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Best of all, Jupiter and Saturn, the two largest planets in our solar system are starting to rise early enough that they put on a good show before it is too late in the evening.
If you have an unobstructed view of the eastern horizon, the first thing you will see is the planet Jupiter. The largest planet in the solar system is by far the brightest object in this part of the sky, shining with a lovely yellow-white colour.
At 10pm the planet will be just seven degrees above the horizon, which means it is still quite low. If you look through binoculars you should easily be able to see Jupiter’s four large moons, Io, Europa, Ganymede and Callisto. They looking like bright stars beside the planet.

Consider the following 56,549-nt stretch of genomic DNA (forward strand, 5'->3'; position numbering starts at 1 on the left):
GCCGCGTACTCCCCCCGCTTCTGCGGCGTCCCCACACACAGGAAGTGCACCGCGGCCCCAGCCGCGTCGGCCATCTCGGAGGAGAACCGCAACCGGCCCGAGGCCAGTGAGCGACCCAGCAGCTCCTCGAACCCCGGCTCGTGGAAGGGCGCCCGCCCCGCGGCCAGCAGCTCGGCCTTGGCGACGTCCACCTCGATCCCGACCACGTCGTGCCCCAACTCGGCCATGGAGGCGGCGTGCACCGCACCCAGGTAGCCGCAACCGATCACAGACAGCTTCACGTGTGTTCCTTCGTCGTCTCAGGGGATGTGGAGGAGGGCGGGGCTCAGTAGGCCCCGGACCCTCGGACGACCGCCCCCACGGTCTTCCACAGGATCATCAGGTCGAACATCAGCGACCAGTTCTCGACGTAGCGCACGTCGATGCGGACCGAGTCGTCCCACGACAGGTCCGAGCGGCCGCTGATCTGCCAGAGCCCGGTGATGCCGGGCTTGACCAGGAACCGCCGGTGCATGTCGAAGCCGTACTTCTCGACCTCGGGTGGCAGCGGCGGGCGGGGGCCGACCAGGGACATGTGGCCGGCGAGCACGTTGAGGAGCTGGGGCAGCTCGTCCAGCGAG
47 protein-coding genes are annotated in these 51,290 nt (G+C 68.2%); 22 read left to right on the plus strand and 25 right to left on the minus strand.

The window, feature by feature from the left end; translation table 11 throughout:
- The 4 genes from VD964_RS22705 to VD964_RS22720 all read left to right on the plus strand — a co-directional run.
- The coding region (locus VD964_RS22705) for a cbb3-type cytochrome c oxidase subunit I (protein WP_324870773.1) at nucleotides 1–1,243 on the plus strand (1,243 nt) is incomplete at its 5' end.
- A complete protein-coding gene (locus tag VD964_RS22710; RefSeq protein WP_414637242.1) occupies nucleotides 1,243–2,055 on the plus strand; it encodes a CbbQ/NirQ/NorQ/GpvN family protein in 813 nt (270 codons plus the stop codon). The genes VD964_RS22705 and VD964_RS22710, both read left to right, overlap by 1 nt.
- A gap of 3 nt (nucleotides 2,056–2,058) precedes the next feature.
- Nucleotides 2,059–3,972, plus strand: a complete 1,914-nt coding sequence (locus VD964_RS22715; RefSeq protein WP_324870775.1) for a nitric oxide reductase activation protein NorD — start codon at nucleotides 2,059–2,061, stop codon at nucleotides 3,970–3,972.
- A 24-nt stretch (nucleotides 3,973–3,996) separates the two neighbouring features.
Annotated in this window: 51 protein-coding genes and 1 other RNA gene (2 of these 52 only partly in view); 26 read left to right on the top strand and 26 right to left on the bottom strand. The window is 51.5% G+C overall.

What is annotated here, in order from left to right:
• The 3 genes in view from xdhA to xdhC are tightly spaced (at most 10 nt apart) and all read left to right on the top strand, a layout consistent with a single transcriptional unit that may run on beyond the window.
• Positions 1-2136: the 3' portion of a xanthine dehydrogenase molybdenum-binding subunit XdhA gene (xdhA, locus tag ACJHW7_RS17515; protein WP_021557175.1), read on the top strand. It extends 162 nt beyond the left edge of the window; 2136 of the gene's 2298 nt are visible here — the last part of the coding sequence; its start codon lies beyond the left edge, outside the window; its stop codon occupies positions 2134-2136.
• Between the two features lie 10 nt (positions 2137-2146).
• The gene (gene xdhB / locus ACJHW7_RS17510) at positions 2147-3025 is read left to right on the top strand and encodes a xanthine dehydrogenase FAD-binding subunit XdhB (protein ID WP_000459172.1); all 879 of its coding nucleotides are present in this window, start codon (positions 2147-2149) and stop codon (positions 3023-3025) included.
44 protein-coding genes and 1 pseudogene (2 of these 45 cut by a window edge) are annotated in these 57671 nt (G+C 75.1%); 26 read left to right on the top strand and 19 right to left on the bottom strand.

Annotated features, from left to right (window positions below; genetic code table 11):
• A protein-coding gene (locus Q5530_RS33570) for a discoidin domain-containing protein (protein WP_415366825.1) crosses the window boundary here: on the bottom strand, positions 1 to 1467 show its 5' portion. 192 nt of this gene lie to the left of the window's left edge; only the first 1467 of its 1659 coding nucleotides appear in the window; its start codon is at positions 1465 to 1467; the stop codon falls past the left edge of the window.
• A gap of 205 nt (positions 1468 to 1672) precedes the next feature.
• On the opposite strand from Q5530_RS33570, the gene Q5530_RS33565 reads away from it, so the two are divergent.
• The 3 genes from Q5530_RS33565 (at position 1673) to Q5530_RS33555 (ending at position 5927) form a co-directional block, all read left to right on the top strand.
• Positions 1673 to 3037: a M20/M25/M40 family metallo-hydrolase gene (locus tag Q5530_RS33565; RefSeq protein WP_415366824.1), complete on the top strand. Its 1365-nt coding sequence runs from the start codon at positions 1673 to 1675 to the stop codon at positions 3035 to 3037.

If the sky is clear tonight and you have a telescope, you should be able to see Jupiter’s great red spot cross the middle of the disc of the planet at 11.45pm. The red spot is a giant storm that has been raging in Jupiter’s atmosphere for several centuries.
Look up and to the right of Jupiter. You won’t miss Saturn, the second brightest ‘‘star’’ in this part of the sky.
Although Saturn is much dimmer than Jupiter, it will be easy to pick out as a bright yellow object. The ringed planet is in the triangular constellation of Capricornus, the sea-goat.
Saturn is my favourite planet. Even small telescopes show its incredible ring system, which I would argue is one of the most beautiful sights in the heavens.